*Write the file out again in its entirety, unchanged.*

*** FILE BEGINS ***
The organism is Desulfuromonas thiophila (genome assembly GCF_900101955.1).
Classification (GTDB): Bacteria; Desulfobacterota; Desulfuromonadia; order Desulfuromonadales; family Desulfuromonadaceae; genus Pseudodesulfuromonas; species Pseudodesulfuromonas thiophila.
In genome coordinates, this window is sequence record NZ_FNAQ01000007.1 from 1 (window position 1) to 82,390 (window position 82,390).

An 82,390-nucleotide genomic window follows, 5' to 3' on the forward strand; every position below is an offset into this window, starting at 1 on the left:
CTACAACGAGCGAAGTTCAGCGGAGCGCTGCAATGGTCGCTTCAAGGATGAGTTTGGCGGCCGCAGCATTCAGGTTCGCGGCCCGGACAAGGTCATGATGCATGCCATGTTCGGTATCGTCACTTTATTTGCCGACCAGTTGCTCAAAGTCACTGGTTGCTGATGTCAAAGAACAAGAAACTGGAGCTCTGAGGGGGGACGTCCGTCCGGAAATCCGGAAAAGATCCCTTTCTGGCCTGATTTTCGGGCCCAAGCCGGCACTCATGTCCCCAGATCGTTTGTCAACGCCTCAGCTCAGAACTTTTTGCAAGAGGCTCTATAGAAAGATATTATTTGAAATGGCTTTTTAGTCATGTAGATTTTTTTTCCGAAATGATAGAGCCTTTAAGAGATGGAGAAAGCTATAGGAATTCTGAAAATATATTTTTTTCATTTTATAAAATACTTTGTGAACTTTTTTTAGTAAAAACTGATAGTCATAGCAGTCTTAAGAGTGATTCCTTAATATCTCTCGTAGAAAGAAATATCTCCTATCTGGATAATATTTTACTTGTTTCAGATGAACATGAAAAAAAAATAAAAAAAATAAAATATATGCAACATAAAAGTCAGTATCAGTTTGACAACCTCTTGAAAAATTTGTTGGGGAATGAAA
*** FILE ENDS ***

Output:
The organism is Desulfuromonas thiophila (genome assembly GCF_900101955.1).
Classification (GTDB): Bacteria; Desulfobacterota; Desulfuromonadia; order Desulfuromonadales; family Desulfuromonadaceae; genus Pseudodesulfuromonas; species Pseudodesulfuromonas thiophila.
In genome coordinates, this window is sequence record NZ_FNAQ01000007.1 from 1 (window position 1) to 82,390 (window position 82,390).

An 82,390-nucleotide genomic window follows, 5' to 3' on the forward strand; every position below is an offset into this window, starting at 1 on the left:
CTACAACGAGCGAAGTTCAGCGGAGCGCTGCAATGGTCGCTTCAAGGATGAGTTTGGCGGCCGCAGCATTCAGGTTCGCGGCCCGGACAAGGTCATGATGCATGCCATGTTCGGTATCGTCACTTTATTTGCCGACCAGTTGCTCAAAGTCACTGGTTGCTGATGTCAAAGAACAAGAAACTGGAGCTCTGAGGGGGGACGTCCGTCCGGAAATCCGGAAAAGATCCCTTTCTGGCCTGATTTTCGGGCCCAAGCCGGCACTCATGTCCCCAGATCGTTTGTCAACGCCTCAGCTCAGAACTTTTTGCAAGAGGCTCTATAGAAAGATATTATTTGAAATGGCTTTTTAGTCATGTAGATTTTTTTTCCGAAATGATAGAGCCTTTAAGAGATGGAGAAAGCTATAGGAATTCTGAAAATATATTTTTTTCATTTTATAAAATACTTTGTGAACTTTTTTTAGTAAAAACTGATAGTCATAGCAGTCTTAAGAGTGATTCCTTAATATCTCTCGTAGAAAGAAATATCTCCTATCTGGATAATATTTTACTTGTTTCAGATGAACATGAAAAAAAAATAAAAAAAATAAAATATATGCAACATAAAAGTCAGTATCAGTTTGACAACCTCTTGAAAAATTTGTTGGGGAATGAAA